Robert Moberly (priest)
He was the son of George Moberly, Bishop of Salisbury, and faithfully maintained the traditions of his father's teaching. Educated at Twyford School, Winchester and New College, Oxford, he was appointed senior student of Christ Church in 1867 and tutor in 1869. In 1876 he went out with Bishop Copleston to Ceylon for six months.
After his return he became the first head of St Stephen's House, Oxford (1876–1878), and then, after presiding for two years over the Theological College at Salisbury, where he acted as his father's chaplain, he accepted the college living of Great Budworth in Cheshire in 1880, and the same year married Alice, the daughter of his father's predecessor, Walter Kerr Hamilton. In 1892, Lord Salisbury made him Regius Professor of Pastoral Theology at the University of Oxford and a Canon of Christ Church Cathedral in that city. He was appointed an Honorary Chaplain to Queen Victoria in July 1898, and in early January 1901 was appointed Chaplain-in-Ordinary to Her Majesty. The Queen died later that month, and Moberly was re-appointed Chaplain-in-Ordinary to her successor King Edward VII.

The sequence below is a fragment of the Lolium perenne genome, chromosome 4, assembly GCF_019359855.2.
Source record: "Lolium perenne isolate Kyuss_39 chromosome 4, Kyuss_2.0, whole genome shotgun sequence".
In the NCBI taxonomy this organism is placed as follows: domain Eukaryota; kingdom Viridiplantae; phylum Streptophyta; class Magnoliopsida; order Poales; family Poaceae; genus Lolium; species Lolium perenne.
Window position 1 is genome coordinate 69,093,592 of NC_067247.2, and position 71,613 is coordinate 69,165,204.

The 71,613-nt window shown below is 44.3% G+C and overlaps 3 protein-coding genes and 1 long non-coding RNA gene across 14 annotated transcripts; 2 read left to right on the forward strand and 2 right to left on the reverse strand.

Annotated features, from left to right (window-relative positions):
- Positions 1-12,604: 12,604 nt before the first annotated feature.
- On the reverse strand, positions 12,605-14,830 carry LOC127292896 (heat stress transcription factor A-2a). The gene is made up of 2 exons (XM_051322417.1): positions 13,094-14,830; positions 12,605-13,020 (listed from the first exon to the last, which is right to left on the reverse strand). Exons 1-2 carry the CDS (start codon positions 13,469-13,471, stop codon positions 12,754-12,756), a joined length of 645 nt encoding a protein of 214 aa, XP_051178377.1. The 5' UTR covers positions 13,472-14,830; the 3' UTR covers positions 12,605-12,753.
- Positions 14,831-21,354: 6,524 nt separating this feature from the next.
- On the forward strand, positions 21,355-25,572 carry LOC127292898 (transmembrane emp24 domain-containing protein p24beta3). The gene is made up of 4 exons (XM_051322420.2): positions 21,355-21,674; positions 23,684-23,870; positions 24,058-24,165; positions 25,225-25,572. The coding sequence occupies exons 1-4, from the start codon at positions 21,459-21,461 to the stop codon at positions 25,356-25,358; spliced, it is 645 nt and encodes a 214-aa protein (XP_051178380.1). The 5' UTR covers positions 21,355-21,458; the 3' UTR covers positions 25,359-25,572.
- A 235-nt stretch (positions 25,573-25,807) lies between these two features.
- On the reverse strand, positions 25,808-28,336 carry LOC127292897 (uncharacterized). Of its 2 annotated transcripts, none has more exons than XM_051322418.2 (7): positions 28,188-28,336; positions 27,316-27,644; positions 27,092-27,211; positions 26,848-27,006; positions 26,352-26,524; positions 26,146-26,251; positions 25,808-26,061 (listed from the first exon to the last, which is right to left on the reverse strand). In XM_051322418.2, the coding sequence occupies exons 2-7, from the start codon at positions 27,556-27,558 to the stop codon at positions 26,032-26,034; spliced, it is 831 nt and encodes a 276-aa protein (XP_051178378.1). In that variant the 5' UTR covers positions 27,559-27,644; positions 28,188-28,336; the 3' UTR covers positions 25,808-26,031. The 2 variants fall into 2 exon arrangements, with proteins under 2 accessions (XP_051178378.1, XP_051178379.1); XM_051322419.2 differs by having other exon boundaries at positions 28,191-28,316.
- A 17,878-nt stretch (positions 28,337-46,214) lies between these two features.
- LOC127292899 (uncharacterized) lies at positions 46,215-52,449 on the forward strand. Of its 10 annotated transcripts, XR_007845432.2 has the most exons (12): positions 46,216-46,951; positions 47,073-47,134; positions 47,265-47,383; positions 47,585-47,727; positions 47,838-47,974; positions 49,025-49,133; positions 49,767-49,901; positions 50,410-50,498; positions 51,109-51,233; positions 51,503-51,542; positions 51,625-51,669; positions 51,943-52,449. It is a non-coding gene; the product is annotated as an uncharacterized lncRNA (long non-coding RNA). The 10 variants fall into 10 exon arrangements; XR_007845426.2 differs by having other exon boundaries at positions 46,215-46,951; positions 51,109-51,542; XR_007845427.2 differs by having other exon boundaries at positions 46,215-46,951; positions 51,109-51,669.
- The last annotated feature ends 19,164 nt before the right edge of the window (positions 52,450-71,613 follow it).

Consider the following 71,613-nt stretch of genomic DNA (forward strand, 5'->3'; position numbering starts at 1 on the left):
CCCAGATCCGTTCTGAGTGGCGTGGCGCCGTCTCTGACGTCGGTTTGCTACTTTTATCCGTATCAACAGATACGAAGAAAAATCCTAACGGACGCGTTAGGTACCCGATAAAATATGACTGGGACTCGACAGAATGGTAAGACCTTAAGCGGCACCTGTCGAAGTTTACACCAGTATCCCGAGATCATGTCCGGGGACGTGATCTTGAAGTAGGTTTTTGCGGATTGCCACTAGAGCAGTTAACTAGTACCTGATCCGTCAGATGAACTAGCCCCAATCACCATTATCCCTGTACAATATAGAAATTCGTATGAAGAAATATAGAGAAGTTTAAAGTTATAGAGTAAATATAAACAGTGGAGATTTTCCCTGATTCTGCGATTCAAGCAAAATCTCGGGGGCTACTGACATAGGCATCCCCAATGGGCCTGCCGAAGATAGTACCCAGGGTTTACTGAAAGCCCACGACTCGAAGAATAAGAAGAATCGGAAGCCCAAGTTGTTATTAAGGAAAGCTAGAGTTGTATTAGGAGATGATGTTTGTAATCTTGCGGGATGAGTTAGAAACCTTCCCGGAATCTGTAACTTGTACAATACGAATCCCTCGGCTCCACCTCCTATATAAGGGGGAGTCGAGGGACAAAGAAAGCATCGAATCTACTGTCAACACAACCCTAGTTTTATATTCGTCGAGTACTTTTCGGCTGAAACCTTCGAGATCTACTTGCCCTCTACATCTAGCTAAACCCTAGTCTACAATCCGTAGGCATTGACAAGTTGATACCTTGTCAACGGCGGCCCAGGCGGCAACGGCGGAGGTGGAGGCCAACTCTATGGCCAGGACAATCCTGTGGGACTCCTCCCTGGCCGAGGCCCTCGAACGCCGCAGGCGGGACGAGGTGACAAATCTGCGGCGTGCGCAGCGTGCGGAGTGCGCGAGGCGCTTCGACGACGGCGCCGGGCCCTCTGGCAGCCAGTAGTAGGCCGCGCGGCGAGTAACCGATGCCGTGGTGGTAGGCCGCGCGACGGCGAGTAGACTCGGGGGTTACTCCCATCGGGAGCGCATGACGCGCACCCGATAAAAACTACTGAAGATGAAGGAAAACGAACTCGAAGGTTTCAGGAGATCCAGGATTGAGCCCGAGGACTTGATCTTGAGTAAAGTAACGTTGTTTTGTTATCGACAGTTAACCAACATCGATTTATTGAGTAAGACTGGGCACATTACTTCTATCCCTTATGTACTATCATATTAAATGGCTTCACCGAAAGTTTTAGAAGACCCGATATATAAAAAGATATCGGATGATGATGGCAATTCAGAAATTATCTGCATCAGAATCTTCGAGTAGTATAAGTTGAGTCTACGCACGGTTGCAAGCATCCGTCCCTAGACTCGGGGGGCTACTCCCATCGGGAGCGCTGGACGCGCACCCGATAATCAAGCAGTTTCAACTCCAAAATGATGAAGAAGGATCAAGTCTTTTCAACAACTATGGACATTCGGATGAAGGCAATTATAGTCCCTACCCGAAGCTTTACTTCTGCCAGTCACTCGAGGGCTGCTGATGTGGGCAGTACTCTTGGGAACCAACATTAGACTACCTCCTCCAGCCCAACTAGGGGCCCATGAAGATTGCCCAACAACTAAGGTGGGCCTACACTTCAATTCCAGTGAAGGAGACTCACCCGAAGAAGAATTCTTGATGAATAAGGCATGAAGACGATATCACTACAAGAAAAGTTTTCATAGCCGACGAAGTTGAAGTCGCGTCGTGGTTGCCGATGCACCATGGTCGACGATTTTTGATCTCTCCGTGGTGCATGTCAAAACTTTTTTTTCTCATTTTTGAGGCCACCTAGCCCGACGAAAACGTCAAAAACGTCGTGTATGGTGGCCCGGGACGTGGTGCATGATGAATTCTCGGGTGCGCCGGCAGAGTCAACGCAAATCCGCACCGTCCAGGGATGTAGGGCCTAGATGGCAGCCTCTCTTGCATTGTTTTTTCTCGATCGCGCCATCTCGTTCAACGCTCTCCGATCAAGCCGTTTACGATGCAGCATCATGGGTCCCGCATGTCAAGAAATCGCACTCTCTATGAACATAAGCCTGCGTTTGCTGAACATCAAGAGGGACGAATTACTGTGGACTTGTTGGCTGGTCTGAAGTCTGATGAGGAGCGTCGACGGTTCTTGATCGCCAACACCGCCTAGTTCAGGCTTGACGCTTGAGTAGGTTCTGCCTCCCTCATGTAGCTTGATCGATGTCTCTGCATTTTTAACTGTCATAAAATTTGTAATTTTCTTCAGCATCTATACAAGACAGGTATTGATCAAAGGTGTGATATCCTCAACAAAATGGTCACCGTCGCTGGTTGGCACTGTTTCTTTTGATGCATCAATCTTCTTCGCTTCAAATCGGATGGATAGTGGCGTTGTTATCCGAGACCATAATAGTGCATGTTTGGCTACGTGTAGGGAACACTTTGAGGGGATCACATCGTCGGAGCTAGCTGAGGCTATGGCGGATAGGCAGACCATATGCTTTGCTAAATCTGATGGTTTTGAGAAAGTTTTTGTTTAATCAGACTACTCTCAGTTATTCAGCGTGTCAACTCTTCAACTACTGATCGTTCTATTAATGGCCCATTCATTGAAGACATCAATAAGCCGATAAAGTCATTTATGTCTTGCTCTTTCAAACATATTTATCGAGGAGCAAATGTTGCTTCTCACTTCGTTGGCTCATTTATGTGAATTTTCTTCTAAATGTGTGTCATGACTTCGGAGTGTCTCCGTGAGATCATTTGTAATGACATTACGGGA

His chief writings were:
- 1889: "The Incarnation as the Basis of Dogma", an essay in Lux Mundi
- 1891: Belief in a Personal God, a paper
- 1896: Reason and Religion, a protest against the limitation of the reason to the understanding
- 1897: Ministerial Priesthood
- 1901: Atonement and Personality. In this last work, by which he is chiefly known, he aimed at presenting an explanation and a vindication of the doctrine of the Atonement by the help of the conception of personality. Rejecting the retributive view of punishment, he describes the sufferings of Christ as those of the perfect "Penitent," and finds their expiatory value to lie in the Person of the Sufferer, the God-Man.
- This article incorporates text from a publication now in the public domain: Chisholm, Hugh, ed. (1911). Encyclopædia Britannica (11th ed.). Cambridge University Press
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